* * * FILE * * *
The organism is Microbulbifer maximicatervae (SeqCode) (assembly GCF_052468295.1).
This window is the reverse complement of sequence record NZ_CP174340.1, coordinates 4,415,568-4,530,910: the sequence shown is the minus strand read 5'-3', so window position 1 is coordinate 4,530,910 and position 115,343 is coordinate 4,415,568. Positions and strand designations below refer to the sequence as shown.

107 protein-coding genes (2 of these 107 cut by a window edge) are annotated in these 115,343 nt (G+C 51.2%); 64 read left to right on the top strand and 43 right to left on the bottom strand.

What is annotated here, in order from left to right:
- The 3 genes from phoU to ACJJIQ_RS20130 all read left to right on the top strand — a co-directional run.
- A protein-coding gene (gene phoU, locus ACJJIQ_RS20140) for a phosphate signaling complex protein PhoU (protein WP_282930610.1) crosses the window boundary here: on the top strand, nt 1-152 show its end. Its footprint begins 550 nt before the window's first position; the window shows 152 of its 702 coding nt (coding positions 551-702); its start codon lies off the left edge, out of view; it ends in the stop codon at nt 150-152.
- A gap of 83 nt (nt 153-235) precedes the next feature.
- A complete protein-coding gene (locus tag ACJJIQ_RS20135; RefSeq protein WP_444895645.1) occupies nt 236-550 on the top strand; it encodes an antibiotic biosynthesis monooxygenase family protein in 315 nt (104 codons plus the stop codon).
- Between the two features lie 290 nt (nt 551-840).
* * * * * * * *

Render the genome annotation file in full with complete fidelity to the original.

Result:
The organism is Microbulbifer maximicatervae (SeqCode) (assembly GCF_052468295.1).
This window is the reverse complement of sequence record NZ_CP174340.1, coordinates 4,415,568-4,530,910: the sequence shown is the minus strand read 5'-3', so window position 1 is coordinate 4,530,910 and position 115,343 is coordinate 4,415,568. Positions and strand designations below refer to the sequence as shown.

107 protein-coding genes (2 of these 107 cut by a window edge) are annotated in these 115,343 nt (G+C 51.2%); 64 read left to right on the top strand and 43 right to left on the bottom strand.

What is annotated here, in order from left to right:
- The 3 genes from phoU to ACJJIQ_RS20130 all read left to right on the top strand — a co-directional run.
- A protein-coding gene (gene phoU, locus ACJJIQ_RS20140) for a phosphate signaling complex protein PhoU (protein WP_282930610.1) crosses the window boundary here: on the top strand, nt 1-152 show its end. Its footprint begins 550 nt before the window's first position; the window shows 152 of its 702 coding nt (coding positions 551-702); its start codon lies off the left edge, out of view; it ends in the stop codon at nt 150-152.
- A gap of 83 nt (nt 153-235) precedes the next feature.
- A complete protein-coding gene (locus tag ACJJIQ_RS20135; RefSeq protein WP_444895645.1) occupies nt 236-550 on the top strand; it encodes an antibiotic biosynthesis monooxygenase family protein in 315 nt (104 codons plus the stop codon).
- Between the two features lie 290 nt (nt 551-840).